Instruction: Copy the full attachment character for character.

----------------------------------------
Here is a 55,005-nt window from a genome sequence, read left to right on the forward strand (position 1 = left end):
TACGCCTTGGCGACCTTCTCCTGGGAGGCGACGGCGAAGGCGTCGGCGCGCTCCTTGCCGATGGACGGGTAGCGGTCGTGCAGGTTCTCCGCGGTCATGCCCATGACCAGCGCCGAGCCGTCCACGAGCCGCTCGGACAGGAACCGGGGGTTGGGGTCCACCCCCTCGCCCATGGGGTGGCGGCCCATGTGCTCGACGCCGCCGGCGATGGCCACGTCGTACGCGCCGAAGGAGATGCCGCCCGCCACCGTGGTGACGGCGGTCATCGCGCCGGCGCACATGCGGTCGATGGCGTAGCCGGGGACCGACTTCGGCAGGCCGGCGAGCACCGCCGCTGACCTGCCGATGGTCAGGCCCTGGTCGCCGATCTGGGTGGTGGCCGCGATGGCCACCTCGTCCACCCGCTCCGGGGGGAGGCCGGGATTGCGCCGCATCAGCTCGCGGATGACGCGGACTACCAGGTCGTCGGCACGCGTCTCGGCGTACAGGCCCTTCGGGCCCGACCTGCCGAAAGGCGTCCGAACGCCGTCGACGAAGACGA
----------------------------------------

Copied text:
Here is a 55,005-nt window from a genome sequence, read left to right on the forward strand (position 1 = left end):
TACGCCTTGGCGACCTTCTCCTGGGAGGCGACGGCGAAGGCGTCGGCGCGCTCCTTGCCGATGGACGGGTAGCGGTCGTGCAGGTTCTCCGCGGTCATGCCCATGACCAGCGCCGAGCCGTCCACGAGCCGCTCGGACAGGAACCGGGGGTTGGGGTCCACCCCCTCGCCCATGGGGTGGCGGCCCATGTGCTCGACGCCGCCGGCGATGGCCACGTCGTACGCGCCGAAGGAGATGCCGCCCGCCACCGTGGTGACGGCGGTCATCGCGCCGGCGCACATGCGGTCGATGGCGTAGCCGGGGACCGACTTCGGCAGGCCGGCGAGCACCGCCGCTGACCTGCCGATGGTCAGGCCCTGGTCGCCGATCTGGGTGGTGGCCGCGATGGCCACCTCGTCCACCCGCTCCGGGGGGAGGCCGGGATTGCGCCGCATCAGCTCGCGGATGACGCGGACTACCAGGTCGTCGGCACGCGTCTCGGCGTACAGGCCCTTCGGGCCCGACCTGCCGAAAGGCGTCCGAACGCCGTCGACGAAGACGA